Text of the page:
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CMS Issues Guidance on Visitation in Nursing Facilities & Use of CMP Funds - IHCA

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CMS Issues Guidance on Visitation in Nursing Facilities & Use of CMP Funds

Posted Dec 11, 20207 min Read


Please Note: The CMP Funds section of this article was updated on December 11, 2020, as a reminder that CMP funds are still available to assist with conducting both in-person and virtual visits.   The application for CMP funds to facilitate in-person visitation can be found here, and the application for CMP funds to facilitate virtual visitation through communicative technologies can be found here.  Questions and applications can be directed to Nancy Adams at

On September 17, 2020, the Centers for Medicare and Medicaid Services issued QSO 20-39, a memorandum detailing guidance for visitation in nursing facilities during the public health emergency.  The QSO also addresses communal activities and dining, entry of health care workers to facilities other than staff, entry of government agency investigators, and a new CMP grant related to visitation equipment (tents and plexiglass). This guidance should be utilized by nursing facilities in conjunction with the Indiana Department of Health’s (ISDH) visitation guidance.  On the whole, the new CMS memo is not a significant departure from what Indiana is already doing under IDH guidance.  IHCA/INCAL will provide additional information if ISDH’s visitation guidance is updated in response to this memorandum.

Please note that Residential Care Facilities/Assisted Living communities should proceed under ISDH’s visitation guidance as it is written currently as the CMS memo does not apply to those communities.

Even with the similarities between QSO 20-39 and existing ISDH guidance, some differences exist.  Below is a summary of key similarities and differences:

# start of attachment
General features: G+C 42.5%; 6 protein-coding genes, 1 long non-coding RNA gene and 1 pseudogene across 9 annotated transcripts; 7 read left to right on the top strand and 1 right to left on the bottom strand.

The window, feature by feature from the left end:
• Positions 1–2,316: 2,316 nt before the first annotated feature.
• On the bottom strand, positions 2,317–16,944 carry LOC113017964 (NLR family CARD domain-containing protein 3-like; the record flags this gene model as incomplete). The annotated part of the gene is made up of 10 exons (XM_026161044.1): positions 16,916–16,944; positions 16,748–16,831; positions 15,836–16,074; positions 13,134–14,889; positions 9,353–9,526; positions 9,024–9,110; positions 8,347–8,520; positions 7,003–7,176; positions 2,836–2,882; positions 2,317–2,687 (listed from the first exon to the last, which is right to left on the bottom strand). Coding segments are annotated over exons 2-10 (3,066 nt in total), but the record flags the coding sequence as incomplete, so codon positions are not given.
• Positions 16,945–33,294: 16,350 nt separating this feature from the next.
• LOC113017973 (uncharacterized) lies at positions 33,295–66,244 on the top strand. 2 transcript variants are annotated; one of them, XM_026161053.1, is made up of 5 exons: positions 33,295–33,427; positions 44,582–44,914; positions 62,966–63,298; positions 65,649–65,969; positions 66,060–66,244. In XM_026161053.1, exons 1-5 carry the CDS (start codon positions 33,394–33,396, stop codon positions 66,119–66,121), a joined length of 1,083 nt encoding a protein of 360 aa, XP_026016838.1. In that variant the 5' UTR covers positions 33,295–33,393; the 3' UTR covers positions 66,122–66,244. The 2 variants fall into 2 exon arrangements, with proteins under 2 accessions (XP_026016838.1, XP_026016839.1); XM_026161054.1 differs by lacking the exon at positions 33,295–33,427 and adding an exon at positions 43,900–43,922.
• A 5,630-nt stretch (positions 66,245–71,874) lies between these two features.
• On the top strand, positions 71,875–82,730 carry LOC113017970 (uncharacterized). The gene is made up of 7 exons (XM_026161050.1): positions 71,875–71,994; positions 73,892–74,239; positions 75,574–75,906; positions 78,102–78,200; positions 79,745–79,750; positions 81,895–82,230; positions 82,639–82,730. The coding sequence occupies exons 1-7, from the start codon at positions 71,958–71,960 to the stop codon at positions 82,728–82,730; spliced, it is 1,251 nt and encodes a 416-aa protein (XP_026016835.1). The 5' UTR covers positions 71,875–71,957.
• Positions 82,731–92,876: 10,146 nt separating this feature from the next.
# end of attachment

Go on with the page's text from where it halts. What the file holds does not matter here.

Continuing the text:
Core Principles of COVID-19 Infection Prevention

Very much like current Indiana guidance the CMS memo repeats key infection control procedures for visitors such as screening procedures, hand hygiene, face coverings, social distancing, directional signage to limit foot traffic where it should not be, cleaning procedures, cohorting, and testing.  Importantly CMS agrees that visitors must adhere to these core principles and if they cannot they are not to be permitted to visit and should be asked to leave.  In addition when discussing outdoor and indoor visitation, facilities should have a process to limit the number of and size of visits occurring simultaneously – this is very similar to the discretion that ISDH affords facilities to limit visitation based on facility judgement of facility capacity and safety.

Outdoor Visitation Preferred

While taking a person-centered approach and adhering to the core principles of COVID-19 infection prevention, CMS states that outdoor visitation is preferred.  Aside from weather considerations (i.e., inclement weather, excessively hot or cold temperatures, poor air quality), an individual resident’s health status (i.e., medical condition, COVID-19 status), or a facility’s outbreak status, outdoor visitation should be facilitated routinely, and visits should be held outdoors whenever practicable.

Indoor Visitation

Similar to ISDH’s visitation guidance, CMS states that indoor visitation can also occur when there have been no new onset of COVID-19 cases in the last 14 days, and the facility is not currently conducting outbreak testing.  However, unlike the ISDH’s guidance, CMS states that when a county has a positivity percentage above 10% based on CMS’s county positivity data, visitation should only occur for compassionate care situations.  The county positivity rate does not need to be considered for outdoor visitation.